China must recognise that India too has non-negotiable core concerns, aspirations, interests
The principle of equal and mutual security is fundamental. No country can have a veto on India’s relations with any other country or group of countries
In one fell swoop, China, with Xi Jinping in the core leadership position of the CPC and with ultimate responsibility as the Chairman of China’s Central Military Commission, has effectively destroyed the edifice of bilateral relations so painstakingly built post the Chinese aggression of 1962. Hubris, internal insecurities in China, the COVID-19 pandemic and the complex and confused external environment have led to caution being thrown to the winds. Perhaps, the anticipated medium and long-term competition posed by India from the ideological, strategic and economic points of view began to loom larger and Beijing felt that this was a good opportunity to once again assert its self- proclaimed territorial claims in Ladakh. That may have been a grave error of judgement. Military adventures like the recent barbaric one unleashed by the Chinese in Galwan have a habit of ending up with nasty surprises.
Parallels are being drawn between what happened in 1962 with recent events in eastern Ladakh. These do not bear scrutiny. However, China’s recent military actions in Ladakh clearly violate the signed agreements of 1993, 1996, 2005, etc on maintaining peace and tranquillity along the Line of Actual Control. These actions are in violation also of other signed agreements, including at the highest level, and contradict positions taken by Xi himself at the informal Wuhan and Chennai summits in 2018 and 2019.
In June 2003, Prime Minister Atal Bihari Vajpayee and Premier Wen Jiabao signed a Declaration on Principles for Relations and Constructive Cooperation between our two countries. The third principle states: “The two countries are not a threat to each other. Neither side shall use or threaten to use force against the other.” This was more than reiterated in the agreement signed in April 2005 on the Political Parameters and Guiding Principles for settlement of the India China boundary question. Article 1 states, inter alia: “Neither side shall use or threaten to use force against the other by any means.”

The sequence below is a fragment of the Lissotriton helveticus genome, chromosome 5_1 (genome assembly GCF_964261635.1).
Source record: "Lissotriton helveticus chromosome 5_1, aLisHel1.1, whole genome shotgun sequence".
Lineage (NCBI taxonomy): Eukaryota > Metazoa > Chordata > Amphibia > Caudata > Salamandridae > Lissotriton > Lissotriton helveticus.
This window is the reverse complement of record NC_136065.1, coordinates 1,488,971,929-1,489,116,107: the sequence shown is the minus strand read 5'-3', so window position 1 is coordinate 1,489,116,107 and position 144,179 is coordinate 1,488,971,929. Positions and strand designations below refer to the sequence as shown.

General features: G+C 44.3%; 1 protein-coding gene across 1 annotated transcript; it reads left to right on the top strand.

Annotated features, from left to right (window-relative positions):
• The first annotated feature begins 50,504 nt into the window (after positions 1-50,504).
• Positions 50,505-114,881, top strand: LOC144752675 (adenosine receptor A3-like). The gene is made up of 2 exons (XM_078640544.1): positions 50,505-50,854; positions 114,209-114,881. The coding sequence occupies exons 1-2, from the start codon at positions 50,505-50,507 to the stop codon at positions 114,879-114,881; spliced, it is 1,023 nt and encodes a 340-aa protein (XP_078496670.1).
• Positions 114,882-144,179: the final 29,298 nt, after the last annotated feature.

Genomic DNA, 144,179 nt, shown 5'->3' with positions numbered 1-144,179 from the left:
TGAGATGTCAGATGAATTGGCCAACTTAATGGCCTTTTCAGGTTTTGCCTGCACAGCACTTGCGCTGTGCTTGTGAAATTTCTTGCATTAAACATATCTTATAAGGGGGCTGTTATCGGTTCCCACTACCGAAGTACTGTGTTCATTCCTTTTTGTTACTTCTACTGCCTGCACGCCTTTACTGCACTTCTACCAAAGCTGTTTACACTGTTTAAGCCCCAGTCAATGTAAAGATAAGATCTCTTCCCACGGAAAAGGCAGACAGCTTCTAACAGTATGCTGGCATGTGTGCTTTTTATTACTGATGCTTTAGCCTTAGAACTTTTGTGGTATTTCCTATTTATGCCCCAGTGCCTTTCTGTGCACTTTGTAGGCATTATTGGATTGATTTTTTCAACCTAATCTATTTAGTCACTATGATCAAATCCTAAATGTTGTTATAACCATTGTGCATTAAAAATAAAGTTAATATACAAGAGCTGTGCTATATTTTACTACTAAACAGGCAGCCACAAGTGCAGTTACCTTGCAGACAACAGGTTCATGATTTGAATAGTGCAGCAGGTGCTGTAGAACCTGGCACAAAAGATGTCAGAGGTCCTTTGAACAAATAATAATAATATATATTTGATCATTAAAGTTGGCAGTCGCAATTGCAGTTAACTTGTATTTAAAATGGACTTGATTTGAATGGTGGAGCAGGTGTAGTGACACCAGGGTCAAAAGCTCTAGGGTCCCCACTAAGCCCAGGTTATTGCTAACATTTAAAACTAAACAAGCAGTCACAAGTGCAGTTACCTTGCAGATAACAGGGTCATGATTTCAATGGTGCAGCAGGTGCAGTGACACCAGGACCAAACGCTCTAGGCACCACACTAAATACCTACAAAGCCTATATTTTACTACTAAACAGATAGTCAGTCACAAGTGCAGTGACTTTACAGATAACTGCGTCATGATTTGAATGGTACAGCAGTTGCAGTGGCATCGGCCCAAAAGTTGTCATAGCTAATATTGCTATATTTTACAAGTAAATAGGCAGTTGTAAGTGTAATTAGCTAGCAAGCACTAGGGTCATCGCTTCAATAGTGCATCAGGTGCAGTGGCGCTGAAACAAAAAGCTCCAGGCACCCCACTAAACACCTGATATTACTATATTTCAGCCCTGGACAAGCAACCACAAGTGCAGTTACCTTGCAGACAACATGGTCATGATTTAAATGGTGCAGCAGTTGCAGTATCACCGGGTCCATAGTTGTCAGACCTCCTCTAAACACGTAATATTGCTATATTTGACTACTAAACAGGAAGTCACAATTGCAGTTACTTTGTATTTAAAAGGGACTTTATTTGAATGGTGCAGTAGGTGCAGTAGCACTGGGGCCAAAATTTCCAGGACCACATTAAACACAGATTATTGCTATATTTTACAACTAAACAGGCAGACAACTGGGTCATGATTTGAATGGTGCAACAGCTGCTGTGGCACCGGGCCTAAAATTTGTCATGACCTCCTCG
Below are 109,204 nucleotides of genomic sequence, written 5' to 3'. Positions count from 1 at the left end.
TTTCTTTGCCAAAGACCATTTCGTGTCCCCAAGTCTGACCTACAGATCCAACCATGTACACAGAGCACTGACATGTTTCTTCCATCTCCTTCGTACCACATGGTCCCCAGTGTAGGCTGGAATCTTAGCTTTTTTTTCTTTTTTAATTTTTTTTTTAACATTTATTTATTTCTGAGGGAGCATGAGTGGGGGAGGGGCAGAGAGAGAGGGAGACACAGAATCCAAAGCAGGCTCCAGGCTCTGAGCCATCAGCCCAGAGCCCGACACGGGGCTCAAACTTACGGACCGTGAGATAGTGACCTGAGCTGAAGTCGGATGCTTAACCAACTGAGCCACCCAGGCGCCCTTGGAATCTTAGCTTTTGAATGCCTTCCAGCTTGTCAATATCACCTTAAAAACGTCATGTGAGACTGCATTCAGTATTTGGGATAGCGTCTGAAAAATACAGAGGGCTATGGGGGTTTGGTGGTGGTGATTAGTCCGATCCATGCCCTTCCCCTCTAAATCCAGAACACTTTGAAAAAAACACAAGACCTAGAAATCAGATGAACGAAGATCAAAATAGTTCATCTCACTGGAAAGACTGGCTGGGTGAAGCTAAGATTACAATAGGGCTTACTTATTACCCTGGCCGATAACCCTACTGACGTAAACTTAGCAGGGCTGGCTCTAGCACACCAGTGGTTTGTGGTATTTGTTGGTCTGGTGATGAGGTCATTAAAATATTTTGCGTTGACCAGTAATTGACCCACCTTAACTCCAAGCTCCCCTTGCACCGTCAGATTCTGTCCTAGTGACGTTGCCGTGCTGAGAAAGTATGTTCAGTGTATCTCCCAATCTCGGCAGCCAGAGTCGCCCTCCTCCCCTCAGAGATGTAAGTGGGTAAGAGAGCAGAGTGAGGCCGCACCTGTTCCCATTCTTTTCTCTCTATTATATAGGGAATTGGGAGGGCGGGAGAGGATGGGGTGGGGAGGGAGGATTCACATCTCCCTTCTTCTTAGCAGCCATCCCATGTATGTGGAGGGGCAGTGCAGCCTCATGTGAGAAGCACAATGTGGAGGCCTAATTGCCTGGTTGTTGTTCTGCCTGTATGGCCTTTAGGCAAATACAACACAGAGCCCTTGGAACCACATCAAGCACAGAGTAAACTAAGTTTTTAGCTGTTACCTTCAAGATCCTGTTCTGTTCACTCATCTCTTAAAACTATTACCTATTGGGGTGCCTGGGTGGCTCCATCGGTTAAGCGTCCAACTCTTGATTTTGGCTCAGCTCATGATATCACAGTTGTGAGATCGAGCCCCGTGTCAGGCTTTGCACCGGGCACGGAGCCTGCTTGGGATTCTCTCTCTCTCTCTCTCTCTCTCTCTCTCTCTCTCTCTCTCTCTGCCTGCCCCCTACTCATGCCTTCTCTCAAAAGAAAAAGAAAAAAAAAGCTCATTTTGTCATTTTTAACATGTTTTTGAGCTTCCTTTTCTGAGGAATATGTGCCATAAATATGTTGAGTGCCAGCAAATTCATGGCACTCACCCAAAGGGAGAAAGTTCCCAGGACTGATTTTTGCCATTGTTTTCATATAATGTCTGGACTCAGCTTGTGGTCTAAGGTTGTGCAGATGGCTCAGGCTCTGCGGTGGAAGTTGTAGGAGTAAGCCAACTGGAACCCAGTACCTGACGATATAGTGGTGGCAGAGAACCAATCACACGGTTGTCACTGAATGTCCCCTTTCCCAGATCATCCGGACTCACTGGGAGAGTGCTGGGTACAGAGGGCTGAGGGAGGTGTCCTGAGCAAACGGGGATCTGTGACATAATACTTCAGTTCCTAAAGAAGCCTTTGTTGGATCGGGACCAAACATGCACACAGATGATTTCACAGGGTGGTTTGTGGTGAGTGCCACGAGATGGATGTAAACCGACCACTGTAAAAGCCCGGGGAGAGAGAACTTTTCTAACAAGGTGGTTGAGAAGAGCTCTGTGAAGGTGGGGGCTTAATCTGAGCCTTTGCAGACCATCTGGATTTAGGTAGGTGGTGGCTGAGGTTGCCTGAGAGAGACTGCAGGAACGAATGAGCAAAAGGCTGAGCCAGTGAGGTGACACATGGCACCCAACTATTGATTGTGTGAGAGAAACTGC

In past years, Chinese intrusions along the LAC were sustained despite the agreements referred to earlier but peace and tranquillity was maintained. A qualitative change though occurred in Chinese perceptions after the Doklam face-off. That necessitated the first informal summit at Wuhan in April 2018. The underlying effort then was to ensure that peace and tranquillity in the border areas are maintained while placing serious difficulties on the back burner. One important outcome of that summit was the agreement to continue to meet at the highest level and to enhance trust and strengthen strategic communication.
The second informal summit between Xi and Narendra Modi in Chennai in October 2019 took place in the aftermath of the revocation of Article 370 by India and China’s unnecessary and unsuccessful attempt to raise the issue in the UN Security Council. By then, many other developments — both internal and external — had added pressure on China. The Chinese had said that the Chennai summit would enable a candid and in-depth exchange of views on bilateral relations and major international and regional issues of common concern. With hindsight, one can argue that the deception began there.